There were a number of big pots early on in five-handed play, and Ruzicka simply couldn’t help but get himself involved in a pair of eerily similar pots that ultimately led to his demise in a stretch of just three hands. In the first, Ruzicka raised preflop, Josephy called to see a flop of Qc-8s-4c. Ruzicka fired on both the flop and the 3d turn, only to let it go on the river. Two hands later, Vayo raised, Ruzicka three-bet and Vayo called to have a virtually identical Qc-8d-3c flop. This time, Ruzicka not only bet the flop and the 7h turn, he pushed all-in on the 5s river. The craziest element of all? Both times his opponent held pocket eights for a flopped middle set, and while he got away the first time, Ruzicka lost a 108-million-chip pot -- the biggest of this tournament so far -- with just A-K.
In the aftermath, Ruzicka had no real regrets about the hand that derailed his run in the 2016 WSOP main event.
“I just felt like, on the turn, that I was ready to bluff the river,” Ruzicka said. “And it was a good river for my range -- I just walked into his best possible hand.”
Ruzicka lost his last big blind on the following hand to Nguyen, and that continued an active run that stretched to three straight eliminations once Nguyen ultimately ousted Ruane in fourth place.
In the meantime, Nguyen regained the lead, trading it back and forth for a stretch with Vayo as Josephy's and Ruane’s stacks got closer and closer together. Josephy would ultimately take almost half Ruane’s stack when he flopped top pair with ace-jack on a Jd-Td-8s board and turned three of a kind against Ruane’s massive draw with Qd-8d. That pot got Josephy back over 75 million, but dropped Ruane into a slow downward spiral he would never truly emerge from.
Nguyen's tactical aggression was clear and successful later on Day 2, taking chunk after chunk out of the stacks of Vayo and Josephy while Ruane stole the occasional set of blinds with an all-in. Finally, Ruane three-bet all-in with Kh-Qh and Nguyen called with Ah-Js. The 9h-9s-2s flop offered little respite for Ruane, but the Jc, while it paired Nguyen, increased Ruane’s outs from six to 10 with one card to come. The Jc river brought a disappointed reaction filled with exaggerated sighs from Ruane’s supporters -- the loudest throughout the first two days of the final table -- while the rest of the crowd cheered for their players.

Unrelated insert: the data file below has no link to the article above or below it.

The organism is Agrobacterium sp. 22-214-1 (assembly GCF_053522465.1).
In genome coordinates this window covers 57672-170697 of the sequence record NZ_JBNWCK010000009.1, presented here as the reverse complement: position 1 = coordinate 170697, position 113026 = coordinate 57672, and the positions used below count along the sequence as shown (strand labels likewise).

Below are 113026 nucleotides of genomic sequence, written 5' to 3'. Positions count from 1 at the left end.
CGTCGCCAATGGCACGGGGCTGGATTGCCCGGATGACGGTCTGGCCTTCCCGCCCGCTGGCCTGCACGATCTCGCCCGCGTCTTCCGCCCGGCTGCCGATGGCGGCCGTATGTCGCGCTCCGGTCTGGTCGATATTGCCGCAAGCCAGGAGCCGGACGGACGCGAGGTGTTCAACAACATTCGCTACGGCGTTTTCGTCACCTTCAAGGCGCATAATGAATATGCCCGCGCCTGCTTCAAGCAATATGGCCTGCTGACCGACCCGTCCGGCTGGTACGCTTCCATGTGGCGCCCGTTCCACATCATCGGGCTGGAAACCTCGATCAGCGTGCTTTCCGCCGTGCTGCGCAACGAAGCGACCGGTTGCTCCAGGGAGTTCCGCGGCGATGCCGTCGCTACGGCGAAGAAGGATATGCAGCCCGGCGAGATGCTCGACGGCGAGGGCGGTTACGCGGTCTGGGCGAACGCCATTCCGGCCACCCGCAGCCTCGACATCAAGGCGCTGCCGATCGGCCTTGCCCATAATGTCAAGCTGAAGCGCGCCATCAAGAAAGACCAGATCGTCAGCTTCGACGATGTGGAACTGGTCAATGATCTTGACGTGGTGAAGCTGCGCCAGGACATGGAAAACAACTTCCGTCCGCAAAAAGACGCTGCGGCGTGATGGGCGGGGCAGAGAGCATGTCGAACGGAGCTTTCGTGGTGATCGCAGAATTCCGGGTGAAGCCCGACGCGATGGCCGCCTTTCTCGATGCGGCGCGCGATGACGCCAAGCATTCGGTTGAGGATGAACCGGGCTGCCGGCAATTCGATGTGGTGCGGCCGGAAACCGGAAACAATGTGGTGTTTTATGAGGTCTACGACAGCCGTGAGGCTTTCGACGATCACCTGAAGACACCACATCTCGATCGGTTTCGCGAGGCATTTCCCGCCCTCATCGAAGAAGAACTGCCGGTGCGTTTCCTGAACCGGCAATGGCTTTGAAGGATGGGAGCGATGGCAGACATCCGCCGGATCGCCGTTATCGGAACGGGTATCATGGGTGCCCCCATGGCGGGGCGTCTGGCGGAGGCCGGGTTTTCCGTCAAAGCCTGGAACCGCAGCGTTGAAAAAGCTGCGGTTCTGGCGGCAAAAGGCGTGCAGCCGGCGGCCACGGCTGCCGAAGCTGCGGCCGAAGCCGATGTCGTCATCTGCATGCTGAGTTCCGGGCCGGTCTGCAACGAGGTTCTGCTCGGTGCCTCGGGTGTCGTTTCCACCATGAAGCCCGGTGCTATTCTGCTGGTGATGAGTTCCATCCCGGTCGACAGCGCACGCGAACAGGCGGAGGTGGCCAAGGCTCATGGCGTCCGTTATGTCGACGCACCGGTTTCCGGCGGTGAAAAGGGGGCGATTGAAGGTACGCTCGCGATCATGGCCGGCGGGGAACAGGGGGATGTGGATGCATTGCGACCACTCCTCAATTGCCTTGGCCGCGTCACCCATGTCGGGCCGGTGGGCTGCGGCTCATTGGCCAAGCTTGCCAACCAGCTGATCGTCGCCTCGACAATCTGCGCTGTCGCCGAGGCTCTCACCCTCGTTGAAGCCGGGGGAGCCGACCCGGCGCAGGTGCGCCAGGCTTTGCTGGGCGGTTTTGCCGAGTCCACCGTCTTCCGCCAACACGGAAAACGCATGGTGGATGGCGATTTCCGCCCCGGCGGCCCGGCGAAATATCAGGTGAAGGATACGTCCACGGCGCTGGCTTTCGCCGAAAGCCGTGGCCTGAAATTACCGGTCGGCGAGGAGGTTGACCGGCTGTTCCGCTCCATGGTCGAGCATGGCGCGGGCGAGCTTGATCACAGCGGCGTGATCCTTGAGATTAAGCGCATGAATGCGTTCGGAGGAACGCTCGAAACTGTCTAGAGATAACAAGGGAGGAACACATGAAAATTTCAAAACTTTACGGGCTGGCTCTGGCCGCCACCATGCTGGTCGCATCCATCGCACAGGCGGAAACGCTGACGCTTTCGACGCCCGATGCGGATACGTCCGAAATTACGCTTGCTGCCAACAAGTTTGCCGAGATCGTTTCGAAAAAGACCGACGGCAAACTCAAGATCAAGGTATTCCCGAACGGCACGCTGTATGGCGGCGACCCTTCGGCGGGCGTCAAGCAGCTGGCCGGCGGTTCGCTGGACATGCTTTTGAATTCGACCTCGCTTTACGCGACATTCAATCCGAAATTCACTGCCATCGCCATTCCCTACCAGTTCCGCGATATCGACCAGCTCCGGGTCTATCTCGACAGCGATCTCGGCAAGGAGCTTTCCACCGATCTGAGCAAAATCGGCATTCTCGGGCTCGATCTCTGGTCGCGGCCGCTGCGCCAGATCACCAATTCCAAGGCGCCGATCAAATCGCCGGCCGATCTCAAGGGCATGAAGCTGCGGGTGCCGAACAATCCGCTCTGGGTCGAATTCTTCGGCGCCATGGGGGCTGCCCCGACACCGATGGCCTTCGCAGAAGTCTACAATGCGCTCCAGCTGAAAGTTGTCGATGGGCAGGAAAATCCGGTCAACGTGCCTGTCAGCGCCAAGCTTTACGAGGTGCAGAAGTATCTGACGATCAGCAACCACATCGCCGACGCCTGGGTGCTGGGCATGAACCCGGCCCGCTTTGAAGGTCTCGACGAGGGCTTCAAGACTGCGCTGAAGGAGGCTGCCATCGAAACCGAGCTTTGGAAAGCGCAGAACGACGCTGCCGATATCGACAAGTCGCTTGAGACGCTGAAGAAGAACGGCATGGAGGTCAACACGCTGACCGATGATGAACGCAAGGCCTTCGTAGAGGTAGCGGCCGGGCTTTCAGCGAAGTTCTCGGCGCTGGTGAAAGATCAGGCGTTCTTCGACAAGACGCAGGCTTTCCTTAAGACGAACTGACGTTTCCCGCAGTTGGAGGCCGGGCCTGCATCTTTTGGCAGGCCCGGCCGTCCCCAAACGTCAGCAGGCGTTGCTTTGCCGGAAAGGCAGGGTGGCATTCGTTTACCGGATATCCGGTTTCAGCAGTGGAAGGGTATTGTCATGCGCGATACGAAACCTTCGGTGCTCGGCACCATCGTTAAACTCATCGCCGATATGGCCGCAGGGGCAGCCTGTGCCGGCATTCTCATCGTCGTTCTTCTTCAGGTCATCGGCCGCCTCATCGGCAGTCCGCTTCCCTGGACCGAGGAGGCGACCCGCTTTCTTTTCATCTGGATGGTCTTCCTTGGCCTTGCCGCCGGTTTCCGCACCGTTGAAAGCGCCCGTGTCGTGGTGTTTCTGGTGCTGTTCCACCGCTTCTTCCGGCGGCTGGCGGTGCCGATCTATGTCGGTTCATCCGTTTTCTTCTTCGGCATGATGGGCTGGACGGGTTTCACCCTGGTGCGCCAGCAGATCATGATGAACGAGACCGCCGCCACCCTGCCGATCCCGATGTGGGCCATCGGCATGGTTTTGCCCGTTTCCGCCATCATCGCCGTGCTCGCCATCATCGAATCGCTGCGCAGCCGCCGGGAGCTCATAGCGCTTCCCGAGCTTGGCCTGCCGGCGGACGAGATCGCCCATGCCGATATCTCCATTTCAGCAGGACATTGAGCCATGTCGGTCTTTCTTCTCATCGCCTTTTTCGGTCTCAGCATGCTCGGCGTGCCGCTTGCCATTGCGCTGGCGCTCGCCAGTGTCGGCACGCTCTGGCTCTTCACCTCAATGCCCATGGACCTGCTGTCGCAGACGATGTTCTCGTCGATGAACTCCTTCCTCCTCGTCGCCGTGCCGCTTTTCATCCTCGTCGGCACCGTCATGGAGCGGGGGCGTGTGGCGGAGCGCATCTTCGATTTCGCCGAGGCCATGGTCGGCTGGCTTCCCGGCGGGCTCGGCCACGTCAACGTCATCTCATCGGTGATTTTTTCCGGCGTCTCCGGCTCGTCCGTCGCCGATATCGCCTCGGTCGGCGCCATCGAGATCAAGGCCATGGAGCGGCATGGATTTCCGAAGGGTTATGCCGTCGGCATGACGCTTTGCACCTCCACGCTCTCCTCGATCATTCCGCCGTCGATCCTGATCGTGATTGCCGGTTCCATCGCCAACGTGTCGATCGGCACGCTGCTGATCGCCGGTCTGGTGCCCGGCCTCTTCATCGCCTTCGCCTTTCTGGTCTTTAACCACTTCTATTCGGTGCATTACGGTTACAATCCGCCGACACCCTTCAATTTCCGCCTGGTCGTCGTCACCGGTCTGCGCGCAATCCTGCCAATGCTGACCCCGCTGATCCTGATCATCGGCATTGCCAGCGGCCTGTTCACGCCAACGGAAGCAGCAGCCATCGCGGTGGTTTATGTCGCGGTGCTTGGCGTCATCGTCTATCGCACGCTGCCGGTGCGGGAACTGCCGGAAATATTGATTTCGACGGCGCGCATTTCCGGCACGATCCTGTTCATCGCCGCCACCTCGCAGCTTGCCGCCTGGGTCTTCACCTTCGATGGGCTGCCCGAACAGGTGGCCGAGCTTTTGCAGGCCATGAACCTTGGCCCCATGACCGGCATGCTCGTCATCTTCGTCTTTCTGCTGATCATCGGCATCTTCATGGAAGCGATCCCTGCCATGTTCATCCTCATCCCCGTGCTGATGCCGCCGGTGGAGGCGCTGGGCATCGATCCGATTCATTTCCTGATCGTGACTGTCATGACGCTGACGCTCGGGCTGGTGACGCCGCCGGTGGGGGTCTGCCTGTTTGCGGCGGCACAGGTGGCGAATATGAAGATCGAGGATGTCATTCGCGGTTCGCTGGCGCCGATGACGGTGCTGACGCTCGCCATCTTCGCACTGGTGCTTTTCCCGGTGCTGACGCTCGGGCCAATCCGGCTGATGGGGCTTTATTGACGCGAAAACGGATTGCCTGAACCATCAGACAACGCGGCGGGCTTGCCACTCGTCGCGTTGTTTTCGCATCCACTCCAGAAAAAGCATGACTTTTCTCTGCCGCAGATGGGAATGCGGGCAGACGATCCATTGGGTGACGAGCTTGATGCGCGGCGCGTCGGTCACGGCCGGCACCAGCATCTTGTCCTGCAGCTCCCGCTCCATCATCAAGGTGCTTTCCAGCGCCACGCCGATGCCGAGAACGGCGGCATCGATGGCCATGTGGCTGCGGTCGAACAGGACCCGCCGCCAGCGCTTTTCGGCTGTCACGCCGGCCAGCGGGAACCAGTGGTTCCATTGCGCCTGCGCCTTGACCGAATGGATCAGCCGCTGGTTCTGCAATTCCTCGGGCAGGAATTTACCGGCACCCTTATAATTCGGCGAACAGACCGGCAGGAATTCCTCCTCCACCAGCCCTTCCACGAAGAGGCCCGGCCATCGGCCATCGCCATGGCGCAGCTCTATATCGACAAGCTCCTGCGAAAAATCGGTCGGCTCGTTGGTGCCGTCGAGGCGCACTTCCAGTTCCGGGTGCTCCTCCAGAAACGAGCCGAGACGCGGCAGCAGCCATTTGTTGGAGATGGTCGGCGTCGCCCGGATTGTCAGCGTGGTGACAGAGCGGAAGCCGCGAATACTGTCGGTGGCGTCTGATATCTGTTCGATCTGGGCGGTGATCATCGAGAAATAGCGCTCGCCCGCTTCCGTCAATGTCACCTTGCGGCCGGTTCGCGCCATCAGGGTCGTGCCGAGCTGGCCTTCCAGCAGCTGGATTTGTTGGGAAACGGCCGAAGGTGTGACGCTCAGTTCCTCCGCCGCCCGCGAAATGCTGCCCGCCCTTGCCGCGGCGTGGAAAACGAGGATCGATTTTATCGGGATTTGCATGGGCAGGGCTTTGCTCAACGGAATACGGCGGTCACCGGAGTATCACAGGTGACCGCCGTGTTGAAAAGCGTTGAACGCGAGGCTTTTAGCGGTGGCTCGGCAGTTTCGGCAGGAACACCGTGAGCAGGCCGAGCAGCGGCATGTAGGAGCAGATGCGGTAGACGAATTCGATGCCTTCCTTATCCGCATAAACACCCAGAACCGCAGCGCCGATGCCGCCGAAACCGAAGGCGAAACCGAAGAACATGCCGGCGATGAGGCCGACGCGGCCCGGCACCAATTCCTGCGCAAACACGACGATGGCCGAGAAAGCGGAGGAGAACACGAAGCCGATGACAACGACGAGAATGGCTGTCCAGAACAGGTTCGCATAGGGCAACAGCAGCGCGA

Ruane, surrounded by those same supporters in the hallway shortly after his elimination, alluded to just how incredible his experience at this final table had been thanks in large part to his friends and family -- a group that continued to cheer him throughout his interview.
“I couldn’t have asked for a better crowd,” Ruane said. “My rail was amazing, updating stacks and chips, [but] I assume the celebration is going to be pretty crazy, even if it’s half as crazy as these guys were in the crowd today.”
Play was initially scheduled to conclude once three players remained, and while Nguyen, Josephy and Vayo played 11 hands, a decision to wrap up the final table at an earlier-than-usual hour came down and brought the action to a swift end.
Will Nguyen be able to close out his incredible run and dispatch the last two heavy hitters sitting in front of him? Or will Vayo or Josephy get the right spot early and ride it out to their own main event title? Whatever happens, it’ll air in its entirety starting at 9 p.m. ET Tuesday on ESPN and, if it’s anything like the first two days, should be a thrilling finish.
Chip counts and payouts
1. Qui Nguyen - 197.6 million in chips
2. Gordon Vayo - 89 million
3. Cliff Josephy - 50 million
Michael Ruane - $2,576,003 (Out in 4th)
Vojtech Ruzicka - $1,935,288 (Out in 5th)
Kenny Hallaert - $1,464,258 (Out in 6th)
Griffin Benger - $1,250,190 (Out in 7th)
Jerry Wong - $1,100,076 (Out in 8th)
Fernando Pons - $1 million (Out in 9th)